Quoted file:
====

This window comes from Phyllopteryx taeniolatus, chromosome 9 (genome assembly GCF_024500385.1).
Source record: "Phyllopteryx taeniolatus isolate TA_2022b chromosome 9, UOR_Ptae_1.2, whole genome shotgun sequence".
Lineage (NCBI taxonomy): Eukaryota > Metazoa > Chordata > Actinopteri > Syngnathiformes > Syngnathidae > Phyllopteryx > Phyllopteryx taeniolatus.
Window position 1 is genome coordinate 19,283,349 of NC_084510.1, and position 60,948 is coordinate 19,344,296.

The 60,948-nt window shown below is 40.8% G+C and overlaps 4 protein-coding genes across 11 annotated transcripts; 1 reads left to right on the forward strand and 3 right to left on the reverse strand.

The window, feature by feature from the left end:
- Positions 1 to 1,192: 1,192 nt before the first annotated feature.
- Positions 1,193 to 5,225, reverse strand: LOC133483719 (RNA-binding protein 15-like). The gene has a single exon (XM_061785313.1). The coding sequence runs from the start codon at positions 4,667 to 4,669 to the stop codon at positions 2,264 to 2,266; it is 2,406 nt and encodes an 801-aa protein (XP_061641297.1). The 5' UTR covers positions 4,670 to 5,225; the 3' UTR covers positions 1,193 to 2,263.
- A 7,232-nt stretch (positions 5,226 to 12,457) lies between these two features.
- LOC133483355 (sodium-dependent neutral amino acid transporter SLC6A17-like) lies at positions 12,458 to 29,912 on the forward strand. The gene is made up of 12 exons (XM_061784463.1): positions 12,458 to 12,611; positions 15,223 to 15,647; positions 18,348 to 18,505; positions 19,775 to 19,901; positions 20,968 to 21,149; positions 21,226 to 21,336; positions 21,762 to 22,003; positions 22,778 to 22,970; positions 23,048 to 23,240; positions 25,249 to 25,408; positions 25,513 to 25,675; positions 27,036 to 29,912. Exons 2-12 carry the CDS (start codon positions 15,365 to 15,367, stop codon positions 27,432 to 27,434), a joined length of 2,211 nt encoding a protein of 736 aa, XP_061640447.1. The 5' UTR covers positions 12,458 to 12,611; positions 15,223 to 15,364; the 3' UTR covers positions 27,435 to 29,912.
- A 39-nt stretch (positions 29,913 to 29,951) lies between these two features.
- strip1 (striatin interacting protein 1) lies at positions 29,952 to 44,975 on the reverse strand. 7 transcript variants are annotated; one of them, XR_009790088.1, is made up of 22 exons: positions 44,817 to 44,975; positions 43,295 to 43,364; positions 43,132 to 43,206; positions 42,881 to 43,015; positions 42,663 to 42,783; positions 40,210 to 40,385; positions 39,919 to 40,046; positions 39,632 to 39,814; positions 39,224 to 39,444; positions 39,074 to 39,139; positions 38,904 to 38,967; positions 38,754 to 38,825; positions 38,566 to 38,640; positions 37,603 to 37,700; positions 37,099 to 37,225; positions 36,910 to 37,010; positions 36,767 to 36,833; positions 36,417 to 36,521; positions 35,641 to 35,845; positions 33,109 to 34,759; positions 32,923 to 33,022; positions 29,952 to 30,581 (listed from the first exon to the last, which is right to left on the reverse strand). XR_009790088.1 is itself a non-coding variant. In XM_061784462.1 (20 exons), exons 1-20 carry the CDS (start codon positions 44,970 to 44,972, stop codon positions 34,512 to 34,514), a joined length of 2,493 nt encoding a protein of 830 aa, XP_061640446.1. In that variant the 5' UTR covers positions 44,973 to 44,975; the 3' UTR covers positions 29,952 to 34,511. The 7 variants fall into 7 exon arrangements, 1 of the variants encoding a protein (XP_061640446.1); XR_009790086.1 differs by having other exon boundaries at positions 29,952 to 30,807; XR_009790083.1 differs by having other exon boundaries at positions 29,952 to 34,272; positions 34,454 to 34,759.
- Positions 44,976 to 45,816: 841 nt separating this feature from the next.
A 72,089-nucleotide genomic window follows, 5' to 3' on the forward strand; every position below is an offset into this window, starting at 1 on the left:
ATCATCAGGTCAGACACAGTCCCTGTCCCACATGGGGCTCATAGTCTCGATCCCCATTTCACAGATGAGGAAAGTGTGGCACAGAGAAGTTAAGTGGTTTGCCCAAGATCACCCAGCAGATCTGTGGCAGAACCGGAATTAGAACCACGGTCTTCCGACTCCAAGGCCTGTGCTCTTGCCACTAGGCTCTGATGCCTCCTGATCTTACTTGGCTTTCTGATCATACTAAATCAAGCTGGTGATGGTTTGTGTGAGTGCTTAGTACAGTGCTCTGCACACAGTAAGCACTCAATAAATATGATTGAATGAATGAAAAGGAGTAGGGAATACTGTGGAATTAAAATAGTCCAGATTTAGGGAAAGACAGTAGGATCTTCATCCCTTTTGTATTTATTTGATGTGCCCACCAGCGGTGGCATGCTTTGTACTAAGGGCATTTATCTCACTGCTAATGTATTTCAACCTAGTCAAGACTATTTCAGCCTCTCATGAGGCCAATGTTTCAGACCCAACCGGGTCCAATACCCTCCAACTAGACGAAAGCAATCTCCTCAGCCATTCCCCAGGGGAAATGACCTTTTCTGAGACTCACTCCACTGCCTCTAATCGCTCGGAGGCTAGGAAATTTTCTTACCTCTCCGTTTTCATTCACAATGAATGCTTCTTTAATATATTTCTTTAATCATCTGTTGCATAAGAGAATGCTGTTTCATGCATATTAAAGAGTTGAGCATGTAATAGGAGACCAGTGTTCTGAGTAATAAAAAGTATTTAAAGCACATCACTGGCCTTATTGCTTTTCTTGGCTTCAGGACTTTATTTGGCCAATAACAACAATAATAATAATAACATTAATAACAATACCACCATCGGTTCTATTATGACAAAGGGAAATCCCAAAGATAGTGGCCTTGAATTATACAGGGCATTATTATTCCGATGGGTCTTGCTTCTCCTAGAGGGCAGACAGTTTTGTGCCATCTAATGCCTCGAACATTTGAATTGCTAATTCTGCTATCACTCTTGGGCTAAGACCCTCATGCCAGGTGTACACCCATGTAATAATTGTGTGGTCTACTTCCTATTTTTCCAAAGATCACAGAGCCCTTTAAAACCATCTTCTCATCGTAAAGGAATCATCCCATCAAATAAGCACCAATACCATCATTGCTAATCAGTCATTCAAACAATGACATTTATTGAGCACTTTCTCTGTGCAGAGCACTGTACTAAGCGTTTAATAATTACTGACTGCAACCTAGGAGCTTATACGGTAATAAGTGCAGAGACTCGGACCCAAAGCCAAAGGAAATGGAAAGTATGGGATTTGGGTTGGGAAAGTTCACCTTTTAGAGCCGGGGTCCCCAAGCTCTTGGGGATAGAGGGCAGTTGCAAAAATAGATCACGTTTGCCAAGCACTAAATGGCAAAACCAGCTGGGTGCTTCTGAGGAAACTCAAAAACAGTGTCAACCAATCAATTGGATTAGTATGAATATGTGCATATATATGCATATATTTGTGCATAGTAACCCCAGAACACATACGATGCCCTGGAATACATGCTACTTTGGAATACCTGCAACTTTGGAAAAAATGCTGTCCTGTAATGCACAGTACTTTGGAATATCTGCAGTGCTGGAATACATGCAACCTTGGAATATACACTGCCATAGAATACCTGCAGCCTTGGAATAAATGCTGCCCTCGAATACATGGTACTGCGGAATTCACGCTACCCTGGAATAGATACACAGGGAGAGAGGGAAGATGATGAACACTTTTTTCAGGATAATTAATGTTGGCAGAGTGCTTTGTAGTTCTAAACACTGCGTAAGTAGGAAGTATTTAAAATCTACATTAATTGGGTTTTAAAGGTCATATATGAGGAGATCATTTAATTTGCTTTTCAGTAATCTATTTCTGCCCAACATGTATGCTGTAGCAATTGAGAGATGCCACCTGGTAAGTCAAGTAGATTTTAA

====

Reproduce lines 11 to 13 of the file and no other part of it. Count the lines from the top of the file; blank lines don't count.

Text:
- A 39-nt stretch (positions 29,913 to 29,951) lies between these two features.
- strip1 (striatin interacting protein 1) lies at positions 29,952 to 44,975 on the reverse strand. 7 transcript variants are annotated; one of them, XR_009790088.1, is made up of 22 exons: positions 44,817 to 44,975; positions 43,295 to 43,364; positions 43,132 to 43,206; positions 42,881 to 43,015; positions 42,663 to 42,783; positions 40,210 to 40,385; positions 39,919 to 40,046; positions 39,632 to 39,814; positions 39,224 to 39,444; positions 39,074 to 39,139; positions 38,904 to 38,967; positions 38,754 to 38,825; positions 38,566 to 38,640; positions 37,603 to 37,700; positions 37,099 to 37,225; positions 36,910 to 37,010; positions 36,767 to 36,833; positions 36,417 to 36,521; positions 35,641 to 35,845; positions 33,109 to 34,759; positions 32,923 to 33,022; positions 29,952 to 30,581 (listed from the first exon to the last, which is right to left on the reverse strand). XR_009790088.1 is itself a non-coding variant. In XM_061784462.1 (20 exons), exons 1-20 carry the CDS (start codon positions 44,970 to 44,972, stop codon positions 34,512 to 34,514), a joined length of 2,493 nt encoding a protein of 830 aa, XP_061640446.1. In that variant the 5' UTR covers positions 44,973 to 44,975; the 3' UTR covers positions 29,952 to 34,511. The 7 variants fall into 7 exon arrangements, 1 of the variants encoding a protein (XP_061640446.1); XR_009790086.1 differs by having other exon boundaries at positions 29,952 to 30,807; XR_009790083.1 differs by having other exon boundaries at positions 29,952 to 34,272; positions 34,454 to 34,759.
- Positions 44,976 to 45,816: 841 nt separating this feature from the next.